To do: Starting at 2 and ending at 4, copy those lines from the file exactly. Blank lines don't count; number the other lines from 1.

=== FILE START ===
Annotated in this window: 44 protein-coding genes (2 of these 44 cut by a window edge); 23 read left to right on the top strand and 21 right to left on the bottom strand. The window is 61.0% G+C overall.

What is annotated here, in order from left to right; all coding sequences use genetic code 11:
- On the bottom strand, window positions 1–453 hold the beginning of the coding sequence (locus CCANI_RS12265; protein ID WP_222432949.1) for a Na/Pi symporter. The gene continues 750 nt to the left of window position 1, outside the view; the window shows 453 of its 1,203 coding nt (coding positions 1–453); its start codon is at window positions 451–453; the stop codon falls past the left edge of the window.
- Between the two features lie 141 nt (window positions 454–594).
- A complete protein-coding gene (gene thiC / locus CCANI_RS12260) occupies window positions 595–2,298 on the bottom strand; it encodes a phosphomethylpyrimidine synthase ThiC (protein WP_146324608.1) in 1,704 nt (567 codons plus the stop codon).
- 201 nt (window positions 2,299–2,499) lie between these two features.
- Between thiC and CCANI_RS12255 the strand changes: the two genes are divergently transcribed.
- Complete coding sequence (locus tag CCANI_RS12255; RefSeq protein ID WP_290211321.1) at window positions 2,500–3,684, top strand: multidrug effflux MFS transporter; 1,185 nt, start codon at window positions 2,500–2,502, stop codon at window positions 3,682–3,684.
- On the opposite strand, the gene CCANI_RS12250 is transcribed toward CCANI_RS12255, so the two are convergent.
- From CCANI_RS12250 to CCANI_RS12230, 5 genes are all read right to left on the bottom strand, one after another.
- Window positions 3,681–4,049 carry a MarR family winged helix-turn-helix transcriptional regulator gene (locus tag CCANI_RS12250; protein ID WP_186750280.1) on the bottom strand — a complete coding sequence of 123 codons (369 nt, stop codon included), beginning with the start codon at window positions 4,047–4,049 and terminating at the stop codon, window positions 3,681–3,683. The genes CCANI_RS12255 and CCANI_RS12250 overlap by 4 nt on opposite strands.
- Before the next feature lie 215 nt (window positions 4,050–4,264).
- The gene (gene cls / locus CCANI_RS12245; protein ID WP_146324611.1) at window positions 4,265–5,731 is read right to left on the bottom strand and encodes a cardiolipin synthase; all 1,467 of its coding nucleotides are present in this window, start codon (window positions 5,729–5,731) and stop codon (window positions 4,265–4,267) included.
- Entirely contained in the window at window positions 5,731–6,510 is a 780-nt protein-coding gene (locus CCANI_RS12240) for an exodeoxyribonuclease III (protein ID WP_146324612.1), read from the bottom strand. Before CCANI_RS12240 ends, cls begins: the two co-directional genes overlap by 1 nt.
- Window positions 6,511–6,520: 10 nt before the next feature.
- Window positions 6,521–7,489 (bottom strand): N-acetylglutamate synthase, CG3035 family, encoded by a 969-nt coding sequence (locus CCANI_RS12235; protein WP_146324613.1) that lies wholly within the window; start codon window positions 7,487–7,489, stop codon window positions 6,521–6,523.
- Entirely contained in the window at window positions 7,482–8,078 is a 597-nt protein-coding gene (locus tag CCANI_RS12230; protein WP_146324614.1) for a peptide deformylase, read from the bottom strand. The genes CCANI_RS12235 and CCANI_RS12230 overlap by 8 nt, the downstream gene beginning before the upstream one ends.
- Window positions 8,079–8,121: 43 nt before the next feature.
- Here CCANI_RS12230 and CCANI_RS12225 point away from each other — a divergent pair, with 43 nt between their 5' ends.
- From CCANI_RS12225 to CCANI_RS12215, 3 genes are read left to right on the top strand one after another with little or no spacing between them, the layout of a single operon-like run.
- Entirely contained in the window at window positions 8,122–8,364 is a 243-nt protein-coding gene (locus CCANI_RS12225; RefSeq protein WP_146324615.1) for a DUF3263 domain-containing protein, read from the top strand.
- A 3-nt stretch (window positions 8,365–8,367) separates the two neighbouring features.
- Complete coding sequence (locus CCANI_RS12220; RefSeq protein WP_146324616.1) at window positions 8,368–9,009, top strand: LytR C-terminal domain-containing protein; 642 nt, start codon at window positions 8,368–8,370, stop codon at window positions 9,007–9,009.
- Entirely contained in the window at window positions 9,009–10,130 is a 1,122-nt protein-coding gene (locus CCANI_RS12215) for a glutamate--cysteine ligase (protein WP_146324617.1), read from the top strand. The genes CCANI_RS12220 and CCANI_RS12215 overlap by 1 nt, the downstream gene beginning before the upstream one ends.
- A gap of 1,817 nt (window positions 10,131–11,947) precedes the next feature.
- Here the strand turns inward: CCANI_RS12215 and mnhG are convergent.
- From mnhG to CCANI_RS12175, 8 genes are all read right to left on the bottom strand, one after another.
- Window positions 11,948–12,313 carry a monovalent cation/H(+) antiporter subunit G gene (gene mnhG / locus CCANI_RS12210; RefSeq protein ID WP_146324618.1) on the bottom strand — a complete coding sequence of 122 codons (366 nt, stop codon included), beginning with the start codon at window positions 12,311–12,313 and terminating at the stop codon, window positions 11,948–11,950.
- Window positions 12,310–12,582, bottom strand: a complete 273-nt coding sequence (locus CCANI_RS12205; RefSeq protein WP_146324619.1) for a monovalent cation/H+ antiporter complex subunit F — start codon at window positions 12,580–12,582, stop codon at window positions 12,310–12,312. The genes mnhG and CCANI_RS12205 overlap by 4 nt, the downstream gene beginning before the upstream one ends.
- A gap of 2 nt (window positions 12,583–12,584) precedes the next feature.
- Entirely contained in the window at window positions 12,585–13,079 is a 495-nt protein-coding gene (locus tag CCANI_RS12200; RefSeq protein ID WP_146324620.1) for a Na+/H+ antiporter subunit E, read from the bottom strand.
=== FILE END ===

What is annotated here, in order from left to right; all coding sequences use genetic code 11:
- On the bottom strand, window positions 1–453 hold the beginning of the coding sequence (locus CCANI_RS12265; protein ID WP_222432949.1) for a Na/Pi symporter. The gene continues 750 nt to the left of window position 1, outside the view; the window shows 453 of its 1,203 coding nt (coding positions 1–453); its start codon is at window positions 451–453; the stop codon falls past the left edge of the window.
- Between the two features lie 141 nt (window positions 454–594).